See the Bookworm posting for more.
By Canaan Morse, December 2, '09
Title: *IUP Alumni Event: An Evening with Hong Ying
When: Sat Dec 05 17:30:00 +0800 2009
Where: Yuanfen New Media Art Space, 798
Description: IUP alumni, teachers, and students are cordially invited to join us for an evening program of literature, music and Sichuan food courtesy of 天下盐. Critically acclaimed author 虹影 will read from and talk about her newest work, Good Children of the Flowers. Musical interludes from cello and viola duo Kevin Olusola and Wu Tsong.
Please RSVP to David Chao
(e: firstname.lastname@example.org, t: 152 1013 4389)
IUP Alumni and Guests: RMB 200
Current IUP students and teachers attend free of charge.
Tickets may be purchased at the door
By Canaan Morse, October 2, '09
From Lao She's 《四世同堂》, Chap. 14.
The setting is Japanese-occupied Beijing, near the beginning of the war. Welcome 中秋.
The space of time right around the Mid-Autumn Festival is Beiping’s most beautiful season. The temperature is neither hot nor cold, and the days and nights are equally balanced. There are no winter sandstorms howling in from Mongolia, nor summer thunderstorms perversely mixed with hail. The sky is instead so high, so blue, so bright, as if it’s smiling down on the people of the city, telling them: in these days, you need fear no threat nor harm from Nature. The mountains to the North and West darken their shade of blue, and in the sunset evenings drape themselves in many-colored robes.
By Canaan Morse, June 29, '09
Adam Kirsch’s review of David Hinton’s Classical Chinese Poetry: An Anthology begins with a brief retrospective of Ezra Pound’s work as the first serious translator of 中国古诗. Its use is primarily rhetorical. Though Kirsch is careful to note the obvious care with which Pound handled his task, he spends the greater portion of his word limit in describing the seemingly insuperable gaps in expertise that separated the translator from his subject. This allows him, when he gets to Hinton, to endow the reader with a sense of perspective as well as a vague idea of progress. I say rhetorical because the most dependable avenue by which Kirsch might have been able to derive substantial conclusions regarding Hinton’s relative merits—direct textual analysis—he leaves entirely alone. This may be due to lack of confidence in his own ability to critique pieces whose originals he can’t read, or because he believes that evaluation is a task better left to the reader. Both are worthy considerations.
By Canaan Morse, April 3, '09
Back in August, Eric mentioned in one of his threads (I think it was Words) that he found similes in Chinese prose to be palpably awkward—that every time he came to a 就像 or a 跟什么什么似的 it gave him the elbow. At the time, I agreed with him, although now I’m not quite sure why. Such may be the case within the anti-之乎者也 literature of the past twenty years, but going farther back into the era when all those metaphoric particles from classical were still in common use—犹、如、仿佛 and the rest of them—uncovers a kind of flexibility in setting up similes which quite unexpectedly reveals the poverty of English in this regard.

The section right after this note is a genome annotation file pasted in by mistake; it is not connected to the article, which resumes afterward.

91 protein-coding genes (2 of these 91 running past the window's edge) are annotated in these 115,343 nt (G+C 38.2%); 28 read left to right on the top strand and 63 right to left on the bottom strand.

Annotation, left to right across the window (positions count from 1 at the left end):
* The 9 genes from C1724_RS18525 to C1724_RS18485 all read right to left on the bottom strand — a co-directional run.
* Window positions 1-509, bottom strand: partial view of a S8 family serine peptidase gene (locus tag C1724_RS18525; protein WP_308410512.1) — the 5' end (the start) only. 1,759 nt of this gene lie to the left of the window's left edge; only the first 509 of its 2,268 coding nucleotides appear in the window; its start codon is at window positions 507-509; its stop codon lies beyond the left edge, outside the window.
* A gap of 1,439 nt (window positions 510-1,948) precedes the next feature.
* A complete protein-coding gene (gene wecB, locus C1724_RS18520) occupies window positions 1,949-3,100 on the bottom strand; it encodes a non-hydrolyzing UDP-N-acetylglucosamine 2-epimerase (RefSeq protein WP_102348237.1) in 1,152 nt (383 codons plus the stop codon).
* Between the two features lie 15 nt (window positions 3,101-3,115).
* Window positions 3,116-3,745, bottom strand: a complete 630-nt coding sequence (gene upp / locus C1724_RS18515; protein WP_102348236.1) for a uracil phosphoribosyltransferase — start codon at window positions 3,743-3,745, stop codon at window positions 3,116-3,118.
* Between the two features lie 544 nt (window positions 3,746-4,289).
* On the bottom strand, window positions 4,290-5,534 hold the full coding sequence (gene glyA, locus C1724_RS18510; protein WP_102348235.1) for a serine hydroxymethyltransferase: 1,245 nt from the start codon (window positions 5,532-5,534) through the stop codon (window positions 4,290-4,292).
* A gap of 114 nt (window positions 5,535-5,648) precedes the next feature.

Take this passage:
By Canaan Morse, December 4, '08
The Chinalyst Best China Blogs contest is open (actually, it's been open for a while) and PR is now in the running! We got a late start, but I'm absolutely confident that with a little publicity we can pull into at least second or third in our category (General).
Here's the link to our category. Go vote!
By Canaan Morse, July 15, '08
He Qifang (1912-1977) was a poet, essayist and revolutionary of the Modern Period, one of the group of well-heeled but oppressed and intellectually voracious young people who, having at one point campaigned for democracy, threw their lot in with the Communist Party once the Nationalists proved themselves incompetent at solving the country's problems. He began as a poet and a creative nonfiction writer, and his first publication Record of Painted Dreams (hua meng lu) is composed of a series of brief but intense pieces of poetic prose, which in their manipulation of tense and image show a kind of sensitivity that is hard to find anywhere else in the literature of that period.
The more I listen to Wolfgang Kubin, the more his opinions unsettle me, but I agree with him in spirit on one point: the sixty years before 1949 produced an incredible amount of original, well-wrought and moving work. Most of it has fallen through and disappeared into the gap that opened up between the last generation of China students and this one, in part due to a lack of good quality translations, which damages its appeal as fashionable literature. He Qifang is an extreme example of a first-class writer who has been almost entirely forgotten.
Below is one of the shortest entries in the Record, entitled The Peddler. I'm gonna take it on faith that it's bad manners to copyright, though I do plan on publishing this later.
By Canaan Morse, April 27, '08
Goodbye Once More to Cambridge
Translation by Canaan Morse
Over blades of grass I’m leaving,
as over them I once came,
a slender hand privately waving
goodbye to this western plain.
Light falls from the tress of the willow
(a bride by the evening stream)
murmurs out in bright alloy the water
and through all the aisles of me.
while the childish algae that play
in the mud of the riverbed
duck from the current, wave me away
as a gift from the giver—
—and rise to a dream, the dream
of a rainbow, distilled from
the news of the wind in the green
fractured face of the spring by the elm;
For dreams? Bow a long elm pole
to pull slowly for a place of unthinkably bright;
load that, somehow, to the paint,
and sing as you drift through the night.
But—I have not that right,
my escape is the broken reed of farewell;
as some sympathy dims the cicadas and gloom
is described by the evening bell.
And under a shadow I’m leaving,
just as under a shadow I came.
The pale hand brushes silently, leaving
stray clouds on this autumnless plain.